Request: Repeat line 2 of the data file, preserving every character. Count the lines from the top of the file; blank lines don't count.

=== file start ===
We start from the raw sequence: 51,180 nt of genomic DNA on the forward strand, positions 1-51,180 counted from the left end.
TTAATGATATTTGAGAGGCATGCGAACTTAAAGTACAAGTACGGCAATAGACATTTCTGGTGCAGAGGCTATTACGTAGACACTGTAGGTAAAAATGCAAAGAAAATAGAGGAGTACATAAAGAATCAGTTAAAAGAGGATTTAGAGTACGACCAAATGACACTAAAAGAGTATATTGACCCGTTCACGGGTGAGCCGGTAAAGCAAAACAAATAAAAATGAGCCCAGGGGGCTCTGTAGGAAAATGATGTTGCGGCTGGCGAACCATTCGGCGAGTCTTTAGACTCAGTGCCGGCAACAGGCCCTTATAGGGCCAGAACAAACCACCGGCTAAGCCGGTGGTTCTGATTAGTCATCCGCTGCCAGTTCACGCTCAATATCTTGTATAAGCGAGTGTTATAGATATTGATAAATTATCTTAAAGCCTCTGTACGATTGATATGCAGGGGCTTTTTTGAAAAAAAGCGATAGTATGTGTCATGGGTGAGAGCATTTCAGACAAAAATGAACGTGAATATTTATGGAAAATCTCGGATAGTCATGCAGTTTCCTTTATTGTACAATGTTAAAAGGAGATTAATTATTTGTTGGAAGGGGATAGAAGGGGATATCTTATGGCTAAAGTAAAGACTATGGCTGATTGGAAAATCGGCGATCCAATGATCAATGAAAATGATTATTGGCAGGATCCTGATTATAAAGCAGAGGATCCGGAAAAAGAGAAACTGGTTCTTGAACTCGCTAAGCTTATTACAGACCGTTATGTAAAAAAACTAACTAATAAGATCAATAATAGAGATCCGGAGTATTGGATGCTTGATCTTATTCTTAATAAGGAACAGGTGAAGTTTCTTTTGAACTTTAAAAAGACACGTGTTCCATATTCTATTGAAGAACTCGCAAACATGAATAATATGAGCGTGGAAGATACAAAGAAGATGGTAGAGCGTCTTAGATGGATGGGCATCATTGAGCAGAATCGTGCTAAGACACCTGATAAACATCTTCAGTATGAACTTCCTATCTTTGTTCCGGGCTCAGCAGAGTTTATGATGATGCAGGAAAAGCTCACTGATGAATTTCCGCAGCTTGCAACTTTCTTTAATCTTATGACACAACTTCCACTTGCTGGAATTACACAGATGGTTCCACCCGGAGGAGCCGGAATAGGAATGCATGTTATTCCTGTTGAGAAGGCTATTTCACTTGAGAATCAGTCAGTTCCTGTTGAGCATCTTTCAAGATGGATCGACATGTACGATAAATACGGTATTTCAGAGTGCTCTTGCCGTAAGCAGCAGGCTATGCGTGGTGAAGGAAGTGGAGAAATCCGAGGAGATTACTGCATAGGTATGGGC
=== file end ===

TTAATGATATTTGAGAGGCATGCGAACTTAAAGTACAAGTACGGCAATAGACATTTCTGGTGCAGAGGCTATTACGTAGACACTGTAGGTAAAAATGCAAAGAAAATAGAGGAGTACATAAAGAATCAGTTAAAAGAGGATTTAGAGTACGACCAAATGACACTAAAAGAGTATATTGACCCGTTCACGGGTGAGCCGGTAAAGCAAAACAAATAAAAATGAGCCCAGGGGGCTCTGTAGGAAAATGATGTTGCGGCTGGCGAACCATTCGGCGAGTCTTTAGACTCAGTGCCGGCAACAGGCCCTTATAGGGCCAGAACAAACCACCGGCTAAGCCGGTGGTTCTGATTAGTCATCCGCTGCCAGTTCACGCTCAATATCTTGTATAAGCGAGTGTTATAGATATTGATAAATTATCTTAAAGCCTCTGTACGATTGATATGCAGGGGCTTTTTTGAAAAAAAGCGATAGTATGTGTCATGGGTGAGAGCATTTCAGACAAAAATGAACGTGAATATTTATGGAAAATCTCGGATAGTCATGCAGTTTCCTTTATTGTACAATGTTAAAAGGAGATTAATTATTTGTTGGAAGGGGATAGAAGGGGATATCTTATGGCTAAAGTAAAGACTATGGCTGATTGGAAAATCGGCGATCCAATGATCAATGAAAATGATTATTGGCAGGATCCTGATTATAAAGCAGAGGATCCGGAAAAAGAGAAACTGGTTCTTGAACTCGCTAAGCTTATTACAGACCGTTATGTAAAAAAACTAACTAATAAGATCAATAATAGAGATCCGGAGTATTGGATGCTTGATCTTATTCTTAATAAGGAACAGGTGAAGTTTCTTTTGAACTTTAAAAAGACACGTGTTCCATATTCTATTGAAGAACTCGCAAACATGAATAATATGAGCGTGGAAGATACAAAGAAGATGGTAGAGCGTCTTAGATGGATGGGCATCATTGAGCAGAATCGTGCTAAGACACCTGATAAACATCTTCAGTATGAACTTCCTATCTTTGTTCCGGGCTCAGCAGAGTTTATGATGATGCAGGAAAAGCTCACTGATGAATTTCCGCAGCTTGCAACTTTCTTTAATCTTATGACACAACTTCCACTTGCTGGAATTACACAGATGGTTCCACCCGGAGGAGCCGGAATAGGAATGCATGTTATTCCTGTTGAGAAGGCTATTTCACTTGAGAATCAGTCAGTTCCTGTTGAGCATCTTTCAAGATGGATCGACATGTACGATAAATACGGTATTTCAGAGTGCTCTTGCCGTAAGCAGCAGGCTATGCGTGGTGAAGGAAGTGGAGAAATCCGAGGAGATTACTGCATAGGTATGGGC